“The Most Important Election in 2023”: Superforecasting the Vote in Turkey

“The Most Important Election in 2023”: Superforecasting the Vote in Turkey


The Superforecasters’ forecast on the outcome of the 2023 presidential election in Turkey as published in The Economist.

When The Economist’s “The World Ahead” issue was being prepared for publication in October 2022, Good Judgment’s professional Superforecasters were assigning a 71% probability to President Recep Tayyip Erdogan’s victory in the 2023 Turkish presidential election. Since then, we witnessed Erdogan’s increasingly unorthodox fiscal policy that resulted in high inflation and a devastating earthquake that killed more than 50,000 people. These developments led many in the West to start betting on the candidate from Turkey’s united opposition, Kemal Kilicdaroglu. Superforecasters, however, stayed the course. With a one-day dip to 50-50 just ahead of the first round, they otherwise remained consistently at 60–70% for Erdogan throughout the seven months of this question period, and they are currently at 98%.

For Foreign Policy Expert and Superforecaster Dr. Balkan Devlen, this question was close to home. Born in Izmir, Turkey, Dr. Devlen felt many in the media were getting carried away by the narrative of an underdog win. In this interview, he discusses the key drivers behind his forecast, factors that Western commentators failed to take sufficiently into account, and his assessment of what lies in store for Turkey—and the region—after the election.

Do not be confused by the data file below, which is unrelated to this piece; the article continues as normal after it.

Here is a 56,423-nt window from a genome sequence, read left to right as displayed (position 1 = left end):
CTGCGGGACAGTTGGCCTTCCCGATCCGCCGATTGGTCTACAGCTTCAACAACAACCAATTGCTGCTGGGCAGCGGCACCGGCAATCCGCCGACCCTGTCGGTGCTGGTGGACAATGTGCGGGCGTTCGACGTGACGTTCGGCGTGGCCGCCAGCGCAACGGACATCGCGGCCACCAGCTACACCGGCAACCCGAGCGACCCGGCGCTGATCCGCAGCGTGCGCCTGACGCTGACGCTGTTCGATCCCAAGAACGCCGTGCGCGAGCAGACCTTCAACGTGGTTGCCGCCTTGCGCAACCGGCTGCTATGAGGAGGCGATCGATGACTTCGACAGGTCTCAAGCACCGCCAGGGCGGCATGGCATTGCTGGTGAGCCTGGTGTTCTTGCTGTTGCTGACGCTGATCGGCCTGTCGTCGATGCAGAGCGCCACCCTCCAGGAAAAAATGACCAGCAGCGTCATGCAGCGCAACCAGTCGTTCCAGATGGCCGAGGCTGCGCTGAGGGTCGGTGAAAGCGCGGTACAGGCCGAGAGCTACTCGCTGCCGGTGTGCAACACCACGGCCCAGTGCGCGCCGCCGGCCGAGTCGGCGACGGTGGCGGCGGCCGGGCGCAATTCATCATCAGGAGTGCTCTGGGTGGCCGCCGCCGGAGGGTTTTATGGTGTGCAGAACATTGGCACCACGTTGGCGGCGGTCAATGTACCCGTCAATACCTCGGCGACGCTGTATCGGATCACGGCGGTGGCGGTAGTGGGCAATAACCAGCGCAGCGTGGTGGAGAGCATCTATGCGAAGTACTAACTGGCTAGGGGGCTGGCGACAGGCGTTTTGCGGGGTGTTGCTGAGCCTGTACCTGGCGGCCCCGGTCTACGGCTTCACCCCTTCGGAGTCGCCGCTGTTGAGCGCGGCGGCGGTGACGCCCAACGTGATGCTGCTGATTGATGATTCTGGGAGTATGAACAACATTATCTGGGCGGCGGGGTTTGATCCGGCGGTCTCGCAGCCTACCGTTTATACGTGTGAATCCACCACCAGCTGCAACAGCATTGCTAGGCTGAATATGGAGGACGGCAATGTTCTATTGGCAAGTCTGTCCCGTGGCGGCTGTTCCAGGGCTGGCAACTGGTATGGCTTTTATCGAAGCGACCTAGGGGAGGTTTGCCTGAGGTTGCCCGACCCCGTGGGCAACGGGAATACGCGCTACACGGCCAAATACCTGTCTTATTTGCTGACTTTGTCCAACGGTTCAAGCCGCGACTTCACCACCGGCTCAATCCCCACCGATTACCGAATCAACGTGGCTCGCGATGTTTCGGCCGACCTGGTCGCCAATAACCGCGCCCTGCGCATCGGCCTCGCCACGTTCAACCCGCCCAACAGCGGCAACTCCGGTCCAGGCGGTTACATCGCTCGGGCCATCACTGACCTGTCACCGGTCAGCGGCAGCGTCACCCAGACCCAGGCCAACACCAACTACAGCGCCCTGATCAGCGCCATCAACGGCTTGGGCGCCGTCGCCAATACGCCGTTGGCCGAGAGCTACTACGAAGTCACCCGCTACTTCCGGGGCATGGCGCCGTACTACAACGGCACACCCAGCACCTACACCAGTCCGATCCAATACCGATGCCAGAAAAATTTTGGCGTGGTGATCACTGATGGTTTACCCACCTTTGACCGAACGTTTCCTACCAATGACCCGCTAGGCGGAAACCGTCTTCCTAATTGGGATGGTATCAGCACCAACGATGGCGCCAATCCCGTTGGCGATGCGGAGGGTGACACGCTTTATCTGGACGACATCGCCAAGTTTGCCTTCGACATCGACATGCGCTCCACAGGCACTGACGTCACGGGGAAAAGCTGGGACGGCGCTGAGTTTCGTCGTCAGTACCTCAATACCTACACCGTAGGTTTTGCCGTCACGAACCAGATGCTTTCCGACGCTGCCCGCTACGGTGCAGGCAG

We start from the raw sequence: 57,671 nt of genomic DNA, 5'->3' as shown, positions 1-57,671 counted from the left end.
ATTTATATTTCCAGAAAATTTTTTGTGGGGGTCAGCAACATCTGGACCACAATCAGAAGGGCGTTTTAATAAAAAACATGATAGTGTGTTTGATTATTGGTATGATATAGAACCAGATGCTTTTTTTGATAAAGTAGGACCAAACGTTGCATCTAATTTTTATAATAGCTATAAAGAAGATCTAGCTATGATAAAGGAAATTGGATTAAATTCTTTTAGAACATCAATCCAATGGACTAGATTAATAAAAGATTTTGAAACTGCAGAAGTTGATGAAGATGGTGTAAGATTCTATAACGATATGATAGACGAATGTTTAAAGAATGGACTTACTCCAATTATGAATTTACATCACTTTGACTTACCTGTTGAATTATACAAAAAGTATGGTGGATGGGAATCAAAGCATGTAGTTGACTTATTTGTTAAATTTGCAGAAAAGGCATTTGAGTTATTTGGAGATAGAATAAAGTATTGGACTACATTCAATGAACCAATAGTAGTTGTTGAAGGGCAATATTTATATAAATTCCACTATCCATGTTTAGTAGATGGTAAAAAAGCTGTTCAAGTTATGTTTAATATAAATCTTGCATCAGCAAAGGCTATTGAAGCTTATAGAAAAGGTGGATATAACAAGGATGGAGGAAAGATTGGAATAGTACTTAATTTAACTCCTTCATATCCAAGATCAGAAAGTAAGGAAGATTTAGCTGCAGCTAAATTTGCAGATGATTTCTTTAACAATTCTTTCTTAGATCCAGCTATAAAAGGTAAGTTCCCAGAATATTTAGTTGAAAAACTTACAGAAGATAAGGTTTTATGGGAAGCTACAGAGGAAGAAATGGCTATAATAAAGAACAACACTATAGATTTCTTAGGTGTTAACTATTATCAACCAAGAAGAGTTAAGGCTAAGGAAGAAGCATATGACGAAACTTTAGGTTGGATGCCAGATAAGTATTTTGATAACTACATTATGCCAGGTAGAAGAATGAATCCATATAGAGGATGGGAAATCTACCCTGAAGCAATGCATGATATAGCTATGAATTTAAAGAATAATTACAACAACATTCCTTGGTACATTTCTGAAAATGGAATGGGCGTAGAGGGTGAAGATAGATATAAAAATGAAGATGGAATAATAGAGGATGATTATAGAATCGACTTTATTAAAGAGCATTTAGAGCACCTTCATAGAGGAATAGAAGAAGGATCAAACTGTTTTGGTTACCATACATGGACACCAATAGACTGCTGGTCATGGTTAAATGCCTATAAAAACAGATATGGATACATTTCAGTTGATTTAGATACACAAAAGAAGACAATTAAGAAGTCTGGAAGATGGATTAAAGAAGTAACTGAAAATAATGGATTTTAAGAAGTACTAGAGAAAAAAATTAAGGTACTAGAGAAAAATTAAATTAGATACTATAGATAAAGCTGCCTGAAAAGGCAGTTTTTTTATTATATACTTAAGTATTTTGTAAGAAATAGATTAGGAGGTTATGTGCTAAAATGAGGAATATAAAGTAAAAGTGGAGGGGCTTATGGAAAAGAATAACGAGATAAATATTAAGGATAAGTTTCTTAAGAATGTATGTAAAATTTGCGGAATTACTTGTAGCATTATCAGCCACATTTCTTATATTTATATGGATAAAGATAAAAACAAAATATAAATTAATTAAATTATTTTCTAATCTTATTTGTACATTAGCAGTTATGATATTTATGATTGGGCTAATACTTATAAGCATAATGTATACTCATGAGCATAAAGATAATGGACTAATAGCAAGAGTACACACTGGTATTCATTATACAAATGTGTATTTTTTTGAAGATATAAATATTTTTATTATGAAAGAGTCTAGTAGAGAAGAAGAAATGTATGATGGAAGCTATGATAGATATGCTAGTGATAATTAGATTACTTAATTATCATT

GJ: The Superforecasters started at 71% for Erdogan. They are now at 98%. How has your forecast evolved over this period? What were the key drivers?

BD: I was consistently around 80–85% throughout the question period. In that sense, my forecast didn’t evolve much, primarily because the key drivers of my forecast didn’t really change.

Number one is the makeup of the electorate in Turkey, which consistently suggests that about 40% of the voters support the more conservative nationalist coalition led by Erdogan. And that didn’t change much over the period, despite difficulties when it comes to economics or other issues.

Number two is the fact that Erdogan has been in power over 20 years, and during that period managed to install his own cadres across the state and bureaucracy, as well as to gain control over almost all of the media. This created an information environment in which the opposition had a hard time reaching voters who were not already anti-Erdogan.